We Can't Tear Our Eyes From NASA's First Supernova GIF

GIF: Courtesy of NASA.
Scientists at NASA just caught an amazing first: the bursting of a supernova.

In case you don't know what a supernova is, it's the explosion of a star. It's also the biggest kind of explosion that can happen in space (at least that we know of). What NASA caught is the initial part of that process, which is called the “shock breakout," something that has never before been captured in the visible light spectrum. The images, which NASA conveniently compiled as a GIF, are downright mesmerizing.

NASA was able to capture this astronomical phenomenon
for the very first time thanks to an extremely involved process that took three years of detailed work. Using the Kepler telescope, a team of scientists has been recording light from 500 galaxies every 30 minutes for the past three years. (We told you it was a lot of work.) Looking at over 50 trillion stars in these images, the scientists searched for signs of supernovae. Finally, in 2011, they captured not one, but two: a supernova called KSN 2011d, which was roughly 500 times as large as the sun, and another dubbed KSN 2011a, which was nearly 300 times the size of our sun and 700 million light years from Earth.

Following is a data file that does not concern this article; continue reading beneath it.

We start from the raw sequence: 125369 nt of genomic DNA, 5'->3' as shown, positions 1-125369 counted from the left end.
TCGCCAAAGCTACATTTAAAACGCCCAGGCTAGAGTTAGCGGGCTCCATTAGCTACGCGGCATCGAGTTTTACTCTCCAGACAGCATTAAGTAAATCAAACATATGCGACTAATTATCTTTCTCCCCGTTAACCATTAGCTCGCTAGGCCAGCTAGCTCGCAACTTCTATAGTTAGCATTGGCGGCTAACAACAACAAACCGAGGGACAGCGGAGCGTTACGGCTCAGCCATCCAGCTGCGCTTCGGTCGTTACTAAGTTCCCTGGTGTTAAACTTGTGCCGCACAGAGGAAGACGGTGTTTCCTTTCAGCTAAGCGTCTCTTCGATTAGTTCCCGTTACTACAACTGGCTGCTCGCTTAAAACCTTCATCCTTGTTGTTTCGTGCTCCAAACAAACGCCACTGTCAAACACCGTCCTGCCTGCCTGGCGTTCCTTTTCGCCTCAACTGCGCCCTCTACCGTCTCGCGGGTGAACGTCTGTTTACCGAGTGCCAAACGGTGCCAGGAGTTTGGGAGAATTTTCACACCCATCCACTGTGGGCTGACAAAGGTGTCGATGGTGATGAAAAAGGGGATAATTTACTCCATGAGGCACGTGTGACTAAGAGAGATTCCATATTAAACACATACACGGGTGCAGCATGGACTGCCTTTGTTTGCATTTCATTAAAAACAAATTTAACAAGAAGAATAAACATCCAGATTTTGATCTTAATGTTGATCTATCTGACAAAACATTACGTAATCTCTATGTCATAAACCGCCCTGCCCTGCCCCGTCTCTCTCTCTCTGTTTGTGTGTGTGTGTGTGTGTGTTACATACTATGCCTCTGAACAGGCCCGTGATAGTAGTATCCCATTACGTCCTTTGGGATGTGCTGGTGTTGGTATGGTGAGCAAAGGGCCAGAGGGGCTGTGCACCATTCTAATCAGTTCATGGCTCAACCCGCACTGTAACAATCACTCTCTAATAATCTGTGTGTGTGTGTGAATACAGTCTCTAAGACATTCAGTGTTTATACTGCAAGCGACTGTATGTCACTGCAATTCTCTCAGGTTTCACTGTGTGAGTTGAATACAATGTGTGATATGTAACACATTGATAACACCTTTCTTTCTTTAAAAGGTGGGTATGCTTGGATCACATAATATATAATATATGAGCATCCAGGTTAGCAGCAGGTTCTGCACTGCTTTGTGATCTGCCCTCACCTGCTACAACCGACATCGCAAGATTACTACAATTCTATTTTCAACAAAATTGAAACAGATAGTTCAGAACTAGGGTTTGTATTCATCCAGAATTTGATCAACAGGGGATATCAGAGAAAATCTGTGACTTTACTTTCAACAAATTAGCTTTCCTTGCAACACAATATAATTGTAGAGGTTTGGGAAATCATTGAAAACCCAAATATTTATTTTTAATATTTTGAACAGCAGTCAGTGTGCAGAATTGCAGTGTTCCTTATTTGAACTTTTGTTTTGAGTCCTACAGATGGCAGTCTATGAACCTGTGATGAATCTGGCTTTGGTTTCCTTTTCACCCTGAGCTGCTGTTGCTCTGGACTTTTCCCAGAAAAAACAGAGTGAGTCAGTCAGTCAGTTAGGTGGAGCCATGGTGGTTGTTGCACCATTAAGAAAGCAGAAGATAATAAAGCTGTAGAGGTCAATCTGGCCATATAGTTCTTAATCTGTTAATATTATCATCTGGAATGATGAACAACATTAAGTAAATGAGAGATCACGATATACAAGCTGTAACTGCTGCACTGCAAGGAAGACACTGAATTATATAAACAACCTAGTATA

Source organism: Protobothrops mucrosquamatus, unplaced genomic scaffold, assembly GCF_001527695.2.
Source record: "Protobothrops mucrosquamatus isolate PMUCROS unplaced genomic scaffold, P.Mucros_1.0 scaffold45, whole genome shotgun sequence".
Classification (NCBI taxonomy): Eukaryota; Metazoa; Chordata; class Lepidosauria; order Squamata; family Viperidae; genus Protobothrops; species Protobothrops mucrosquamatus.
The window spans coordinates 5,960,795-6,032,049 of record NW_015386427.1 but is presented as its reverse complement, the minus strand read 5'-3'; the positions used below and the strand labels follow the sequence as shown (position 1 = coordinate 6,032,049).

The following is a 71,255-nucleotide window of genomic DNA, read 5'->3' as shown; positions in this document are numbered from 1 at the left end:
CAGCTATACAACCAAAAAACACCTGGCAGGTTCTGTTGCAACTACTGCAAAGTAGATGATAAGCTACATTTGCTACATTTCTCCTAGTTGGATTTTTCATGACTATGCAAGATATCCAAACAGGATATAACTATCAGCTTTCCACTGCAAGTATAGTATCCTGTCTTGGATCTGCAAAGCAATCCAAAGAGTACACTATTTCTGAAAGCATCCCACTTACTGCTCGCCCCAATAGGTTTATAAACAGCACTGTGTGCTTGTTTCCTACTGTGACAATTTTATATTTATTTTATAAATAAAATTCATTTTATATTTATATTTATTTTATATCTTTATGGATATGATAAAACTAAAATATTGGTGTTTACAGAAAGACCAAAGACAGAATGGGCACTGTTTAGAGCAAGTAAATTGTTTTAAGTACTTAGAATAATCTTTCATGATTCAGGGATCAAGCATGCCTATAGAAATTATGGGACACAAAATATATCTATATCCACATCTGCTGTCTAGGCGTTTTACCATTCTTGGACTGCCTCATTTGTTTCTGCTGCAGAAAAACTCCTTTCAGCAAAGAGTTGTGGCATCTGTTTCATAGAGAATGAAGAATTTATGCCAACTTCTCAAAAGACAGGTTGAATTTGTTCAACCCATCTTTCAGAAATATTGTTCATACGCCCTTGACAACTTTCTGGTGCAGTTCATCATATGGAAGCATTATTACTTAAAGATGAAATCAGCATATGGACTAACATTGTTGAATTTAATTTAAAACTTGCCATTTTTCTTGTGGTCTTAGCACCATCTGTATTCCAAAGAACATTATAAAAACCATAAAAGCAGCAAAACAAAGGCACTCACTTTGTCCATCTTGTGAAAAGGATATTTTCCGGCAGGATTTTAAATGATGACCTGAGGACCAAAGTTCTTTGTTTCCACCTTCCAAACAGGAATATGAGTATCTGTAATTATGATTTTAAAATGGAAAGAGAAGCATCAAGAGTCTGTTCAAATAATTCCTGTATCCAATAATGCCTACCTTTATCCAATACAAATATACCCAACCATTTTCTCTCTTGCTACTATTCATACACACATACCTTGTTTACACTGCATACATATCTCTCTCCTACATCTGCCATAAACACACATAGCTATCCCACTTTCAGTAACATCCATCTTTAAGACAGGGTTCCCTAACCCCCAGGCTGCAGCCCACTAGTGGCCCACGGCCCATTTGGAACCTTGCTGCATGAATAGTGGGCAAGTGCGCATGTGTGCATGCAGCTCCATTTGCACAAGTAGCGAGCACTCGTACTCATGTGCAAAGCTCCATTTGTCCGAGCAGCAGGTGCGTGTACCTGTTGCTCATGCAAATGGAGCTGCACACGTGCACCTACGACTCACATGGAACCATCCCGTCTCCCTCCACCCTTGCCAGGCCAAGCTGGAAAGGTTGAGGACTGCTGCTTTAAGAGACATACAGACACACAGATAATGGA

NASA captured the 20-minute (earth time) explosion of KSN 2011, despite it being 1.2 billion light years from Earth. You can view the explosion below.

Of the event, NASA writes, "Supernovae like these — known as Type II — begin when the internal furnace of a star runs out of nuclear fuel, causing its core to collapse as gravity takes over."

Catching images of this event will help NASA scientists enhance their understanding of a star's life cycle. We non-scientists of the world will just be over here completely hypnotized by the footage.
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